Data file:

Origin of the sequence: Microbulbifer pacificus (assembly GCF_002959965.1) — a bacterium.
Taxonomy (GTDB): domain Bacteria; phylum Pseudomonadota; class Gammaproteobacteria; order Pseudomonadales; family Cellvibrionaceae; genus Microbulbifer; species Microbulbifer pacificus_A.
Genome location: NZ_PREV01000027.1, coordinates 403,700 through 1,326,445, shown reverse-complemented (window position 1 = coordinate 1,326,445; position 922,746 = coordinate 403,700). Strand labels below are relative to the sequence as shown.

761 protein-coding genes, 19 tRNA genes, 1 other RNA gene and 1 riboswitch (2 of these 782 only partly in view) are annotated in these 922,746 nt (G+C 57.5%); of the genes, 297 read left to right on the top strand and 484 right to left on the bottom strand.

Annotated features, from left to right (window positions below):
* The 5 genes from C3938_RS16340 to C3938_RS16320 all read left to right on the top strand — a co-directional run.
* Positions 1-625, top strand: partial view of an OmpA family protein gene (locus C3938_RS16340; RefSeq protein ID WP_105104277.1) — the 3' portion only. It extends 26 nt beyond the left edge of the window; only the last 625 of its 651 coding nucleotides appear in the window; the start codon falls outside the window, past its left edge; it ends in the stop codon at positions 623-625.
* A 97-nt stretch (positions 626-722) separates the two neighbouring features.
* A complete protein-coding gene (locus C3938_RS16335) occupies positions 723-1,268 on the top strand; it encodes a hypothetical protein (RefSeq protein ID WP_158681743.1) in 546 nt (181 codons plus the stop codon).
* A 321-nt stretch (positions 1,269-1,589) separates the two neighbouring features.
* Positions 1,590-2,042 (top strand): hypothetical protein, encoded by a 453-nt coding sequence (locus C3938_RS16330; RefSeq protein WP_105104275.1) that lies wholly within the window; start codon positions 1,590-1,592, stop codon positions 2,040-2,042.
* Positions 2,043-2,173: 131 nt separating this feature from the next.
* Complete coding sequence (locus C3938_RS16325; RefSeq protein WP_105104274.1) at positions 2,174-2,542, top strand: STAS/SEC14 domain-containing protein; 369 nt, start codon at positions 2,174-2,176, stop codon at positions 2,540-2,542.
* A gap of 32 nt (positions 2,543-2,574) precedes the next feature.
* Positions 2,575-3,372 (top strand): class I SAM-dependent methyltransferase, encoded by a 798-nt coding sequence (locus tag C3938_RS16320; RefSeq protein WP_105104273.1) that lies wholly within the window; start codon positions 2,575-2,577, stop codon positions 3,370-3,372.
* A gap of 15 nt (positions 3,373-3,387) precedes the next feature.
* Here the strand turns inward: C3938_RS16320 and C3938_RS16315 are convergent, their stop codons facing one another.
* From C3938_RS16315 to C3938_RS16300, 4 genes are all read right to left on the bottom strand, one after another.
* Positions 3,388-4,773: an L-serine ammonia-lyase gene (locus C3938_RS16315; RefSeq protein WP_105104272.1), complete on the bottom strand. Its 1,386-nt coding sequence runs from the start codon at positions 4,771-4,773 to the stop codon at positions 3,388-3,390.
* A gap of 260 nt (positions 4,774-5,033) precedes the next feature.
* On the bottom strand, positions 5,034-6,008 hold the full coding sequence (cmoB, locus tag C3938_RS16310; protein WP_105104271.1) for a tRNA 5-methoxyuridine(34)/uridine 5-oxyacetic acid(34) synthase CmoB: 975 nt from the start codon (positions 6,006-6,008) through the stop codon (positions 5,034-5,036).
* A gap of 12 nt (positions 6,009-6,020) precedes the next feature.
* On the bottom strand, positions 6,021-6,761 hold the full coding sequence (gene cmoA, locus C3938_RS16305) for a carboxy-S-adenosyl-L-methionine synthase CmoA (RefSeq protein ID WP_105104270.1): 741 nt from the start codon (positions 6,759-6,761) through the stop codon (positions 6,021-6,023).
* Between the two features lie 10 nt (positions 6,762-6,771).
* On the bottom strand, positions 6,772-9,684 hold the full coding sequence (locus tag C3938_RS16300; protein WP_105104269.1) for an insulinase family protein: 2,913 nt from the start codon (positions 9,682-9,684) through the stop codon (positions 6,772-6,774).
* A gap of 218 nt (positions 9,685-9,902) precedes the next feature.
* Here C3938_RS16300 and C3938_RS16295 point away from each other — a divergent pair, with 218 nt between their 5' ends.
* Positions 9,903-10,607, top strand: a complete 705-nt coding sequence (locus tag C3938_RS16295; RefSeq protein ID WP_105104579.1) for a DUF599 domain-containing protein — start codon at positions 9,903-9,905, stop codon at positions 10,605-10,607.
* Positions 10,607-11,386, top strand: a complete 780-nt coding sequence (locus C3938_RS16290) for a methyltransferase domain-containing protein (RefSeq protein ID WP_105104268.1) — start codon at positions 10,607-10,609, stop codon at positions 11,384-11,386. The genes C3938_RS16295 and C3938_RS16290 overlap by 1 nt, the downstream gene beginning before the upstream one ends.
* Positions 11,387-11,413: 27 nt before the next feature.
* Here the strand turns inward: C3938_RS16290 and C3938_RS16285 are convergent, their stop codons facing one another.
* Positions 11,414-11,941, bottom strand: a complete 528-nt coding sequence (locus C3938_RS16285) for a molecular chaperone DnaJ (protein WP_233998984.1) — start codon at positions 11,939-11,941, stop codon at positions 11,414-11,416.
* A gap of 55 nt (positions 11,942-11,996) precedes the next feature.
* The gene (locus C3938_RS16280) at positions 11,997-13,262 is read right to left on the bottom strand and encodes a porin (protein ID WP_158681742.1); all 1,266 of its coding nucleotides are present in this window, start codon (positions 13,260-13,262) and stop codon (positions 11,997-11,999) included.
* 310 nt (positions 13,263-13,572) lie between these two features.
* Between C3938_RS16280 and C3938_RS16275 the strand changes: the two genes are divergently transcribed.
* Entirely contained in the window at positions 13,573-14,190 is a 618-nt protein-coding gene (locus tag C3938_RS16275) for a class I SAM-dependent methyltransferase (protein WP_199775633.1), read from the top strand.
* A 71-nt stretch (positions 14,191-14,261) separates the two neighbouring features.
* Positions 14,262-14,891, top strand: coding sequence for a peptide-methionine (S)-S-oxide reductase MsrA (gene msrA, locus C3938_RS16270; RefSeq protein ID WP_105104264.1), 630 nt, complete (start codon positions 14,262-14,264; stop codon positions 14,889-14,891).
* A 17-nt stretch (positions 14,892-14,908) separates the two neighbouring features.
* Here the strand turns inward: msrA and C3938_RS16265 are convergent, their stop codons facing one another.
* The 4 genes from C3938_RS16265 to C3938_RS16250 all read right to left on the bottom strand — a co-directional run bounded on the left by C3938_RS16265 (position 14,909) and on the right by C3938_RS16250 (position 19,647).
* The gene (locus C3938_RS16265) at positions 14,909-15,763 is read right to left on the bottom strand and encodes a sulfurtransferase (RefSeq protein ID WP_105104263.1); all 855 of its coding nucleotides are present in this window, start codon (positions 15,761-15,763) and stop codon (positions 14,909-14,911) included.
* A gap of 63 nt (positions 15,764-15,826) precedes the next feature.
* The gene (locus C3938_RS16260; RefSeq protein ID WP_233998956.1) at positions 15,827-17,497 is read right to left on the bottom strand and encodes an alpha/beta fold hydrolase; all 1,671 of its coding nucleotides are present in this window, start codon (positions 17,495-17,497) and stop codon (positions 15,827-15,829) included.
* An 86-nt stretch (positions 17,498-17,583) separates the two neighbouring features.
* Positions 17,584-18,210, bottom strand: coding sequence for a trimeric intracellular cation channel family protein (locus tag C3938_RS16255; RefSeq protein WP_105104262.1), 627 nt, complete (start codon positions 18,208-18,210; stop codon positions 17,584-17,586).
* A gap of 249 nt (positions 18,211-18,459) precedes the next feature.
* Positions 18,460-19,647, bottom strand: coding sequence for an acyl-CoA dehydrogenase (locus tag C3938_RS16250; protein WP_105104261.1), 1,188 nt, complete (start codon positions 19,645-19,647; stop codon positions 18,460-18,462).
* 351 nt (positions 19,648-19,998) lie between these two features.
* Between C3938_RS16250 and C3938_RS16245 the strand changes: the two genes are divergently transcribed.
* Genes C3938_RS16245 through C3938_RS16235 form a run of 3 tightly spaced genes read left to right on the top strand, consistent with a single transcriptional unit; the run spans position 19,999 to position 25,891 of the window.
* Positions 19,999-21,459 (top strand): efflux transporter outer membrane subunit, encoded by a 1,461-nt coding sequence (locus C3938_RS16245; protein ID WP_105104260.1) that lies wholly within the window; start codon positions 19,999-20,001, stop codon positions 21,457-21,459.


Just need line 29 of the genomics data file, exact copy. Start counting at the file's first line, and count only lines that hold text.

* Positions 10,607-11,386, top strand: a complete 780-nt coding sequence (locus C3938_RS16290) for a methyltransferase domain-containing protein (RefSeq protein ID WP_105104268.1) — start codon at positions 10,607-10,609, stop codon at positions 11,384-11,386. The genes C3938_RS16295 and C3938_RS16290 overlap by 1 nt, the downstream gene beginning before the upstream one ends.